Excel is exhausting; Go for effortless attendance & Payroll!.
Try Salarium for FREE today.
BY Jules Dalmacio Articles
Araw ng Manggagawa, also known as Labor Day, is a national holiday in the Philippines celebrated on May 1st every year. It is a day dedicated to recognizing and celebrating the contributions of Filipino workers to the country’s growth and development.
However, it is not a holiday that is original to the Philippines. The origins of Labor Day can be traced back to the United States in the late 19th century when labor unions led massive protests demanding better working conditions. Among these offenses include child labor, unfair work hours, unsafe work conditions and work places, and exploitative pay to name a few. The protests turned violent, like that of the Haymarket Affair, an event that was considered a turning point in the labor movement.
In the Philippines, the celebration of Labor Day can be traced back to 1903 when the Union Obrero Democratica de Filipinas, the first labor union in the country, was established. The union fought for the rights of workers, including better working conditions and wages. However, better working conditions in the Philippines, like the 8-hour workday, would be seen much later in 1913.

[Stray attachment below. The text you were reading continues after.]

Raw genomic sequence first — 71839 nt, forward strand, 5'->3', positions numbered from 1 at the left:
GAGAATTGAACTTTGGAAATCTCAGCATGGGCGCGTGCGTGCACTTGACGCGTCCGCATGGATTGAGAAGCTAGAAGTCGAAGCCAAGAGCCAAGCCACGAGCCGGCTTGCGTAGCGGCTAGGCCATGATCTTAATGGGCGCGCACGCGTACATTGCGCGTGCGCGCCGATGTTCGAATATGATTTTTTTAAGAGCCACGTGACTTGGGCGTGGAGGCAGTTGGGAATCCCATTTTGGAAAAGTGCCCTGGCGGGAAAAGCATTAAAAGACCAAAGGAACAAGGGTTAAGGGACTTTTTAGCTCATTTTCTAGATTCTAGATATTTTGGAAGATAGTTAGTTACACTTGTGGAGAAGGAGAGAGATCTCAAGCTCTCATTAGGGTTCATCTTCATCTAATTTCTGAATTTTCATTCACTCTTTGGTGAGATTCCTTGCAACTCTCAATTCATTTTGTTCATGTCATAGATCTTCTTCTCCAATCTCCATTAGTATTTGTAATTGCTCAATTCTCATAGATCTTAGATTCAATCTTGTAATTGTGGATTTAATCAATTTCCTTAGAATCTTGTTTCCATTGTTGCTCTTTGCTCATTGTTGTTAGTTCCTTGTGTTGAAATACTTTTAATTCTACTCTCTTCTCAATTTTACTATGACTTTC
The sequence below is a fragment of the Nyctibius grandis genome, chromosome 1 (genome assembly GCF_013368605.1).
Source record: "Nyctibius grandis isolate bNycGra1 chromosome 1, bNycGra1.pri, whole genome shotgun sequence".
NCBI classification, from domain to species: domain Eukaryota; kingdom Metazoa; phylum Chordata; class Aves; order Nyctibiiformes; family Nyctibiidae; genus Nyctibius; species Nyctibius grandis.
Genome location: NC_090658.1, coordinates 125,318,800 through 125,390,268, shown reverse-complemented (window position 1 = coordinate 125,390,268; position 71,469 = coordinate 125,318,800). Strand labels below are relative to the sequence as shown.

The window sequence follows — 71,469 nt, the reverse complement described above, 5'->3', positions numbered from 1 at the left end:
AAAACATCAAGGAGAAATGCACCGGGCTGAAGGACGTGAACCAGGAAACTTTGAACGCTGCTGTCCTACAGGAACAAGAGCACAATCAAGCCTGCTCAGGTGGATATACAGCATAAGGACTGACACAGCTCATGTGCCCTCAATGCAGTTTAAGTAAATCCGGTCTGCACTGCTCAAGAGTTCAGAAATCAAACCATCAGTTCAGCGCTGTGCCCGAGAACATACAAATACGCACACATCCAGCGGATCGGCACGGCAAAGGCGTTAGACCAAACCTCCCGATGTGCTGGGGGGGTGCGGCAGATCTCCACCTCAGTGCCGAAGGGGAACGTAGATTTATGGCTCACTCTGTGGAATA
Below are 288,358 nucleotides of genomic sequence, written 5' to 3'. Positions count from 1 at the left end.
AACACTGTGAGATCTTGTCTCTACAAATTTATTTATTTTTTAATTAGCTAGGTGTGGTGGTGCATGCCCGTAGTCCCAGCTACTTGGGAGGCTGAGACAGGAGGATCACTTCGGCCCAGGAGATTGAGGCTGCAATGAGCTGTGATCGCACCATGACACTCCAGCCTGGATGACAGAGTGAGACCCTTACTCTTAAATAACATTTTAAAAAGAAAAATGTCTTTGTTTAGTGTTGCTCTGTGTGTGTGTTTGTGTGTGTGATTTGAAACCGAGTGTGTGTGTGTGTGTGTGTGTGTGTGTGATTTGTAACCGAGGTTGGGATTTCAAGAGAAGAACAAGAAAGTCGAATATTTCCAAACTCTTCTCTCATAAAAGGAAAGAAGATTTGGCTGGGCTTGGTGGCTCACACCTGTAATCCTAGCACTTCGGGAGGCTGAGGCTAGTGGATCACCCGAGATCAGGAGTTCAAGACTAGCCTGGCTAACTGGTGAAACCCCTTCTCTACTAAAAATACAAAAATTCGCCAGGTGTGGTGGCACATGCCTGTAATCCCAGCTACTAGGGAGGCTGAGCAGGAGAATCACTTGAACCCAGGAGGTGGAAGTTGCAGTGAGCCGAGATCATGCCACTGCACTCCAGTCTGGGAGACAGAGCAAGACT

Through those times, workers in the Philippines faced many challenges, including exploitation by employers, lack of legal protection, and violence and repression when organizing for better working conditions. Through collective bargaining and other forms of advocacy, workers were able to secure better working conditions, higher wages, and legal protections for their rights.
Today, Labor Day is a national holiday in the Philippines, and it is celebrated with parades, rallies, and festivities like the famous LaBoracay where people flock to the famous white sand beaches of Boracary for the Labor Day weekend. While it is a day where we can take a load off and destress during the summer, fewer and fewer workers recognize is as a day to honor the contributions of workers to the country’s economy and to call for better working conditions and higher wages for all.
As Filipinos, we should be proud of the contributions of our workers within and outside of the country. Aside from beach partying, it is also a time to reflect on the progress that has been made and the work that still needs to be done towards equitable work conditions. We should continue to support labor unions and advocate for the rights of workers, so that they can continue to contribute to the growth and development of our country.
Araw ng Manggagawa is a vital holiday in the Philippines that celebrates the contributions of workers and the ongoing struggle to improve their rights and working conditions. Especially when it fall on long weekends, let’s take advantage and celebrate our hard work by taking it easy and doing something that makes us happy. But let us also use this day to honor the hard work and dedication of Filipino workers, and to work on better work conditions for all. Happy Labor Day!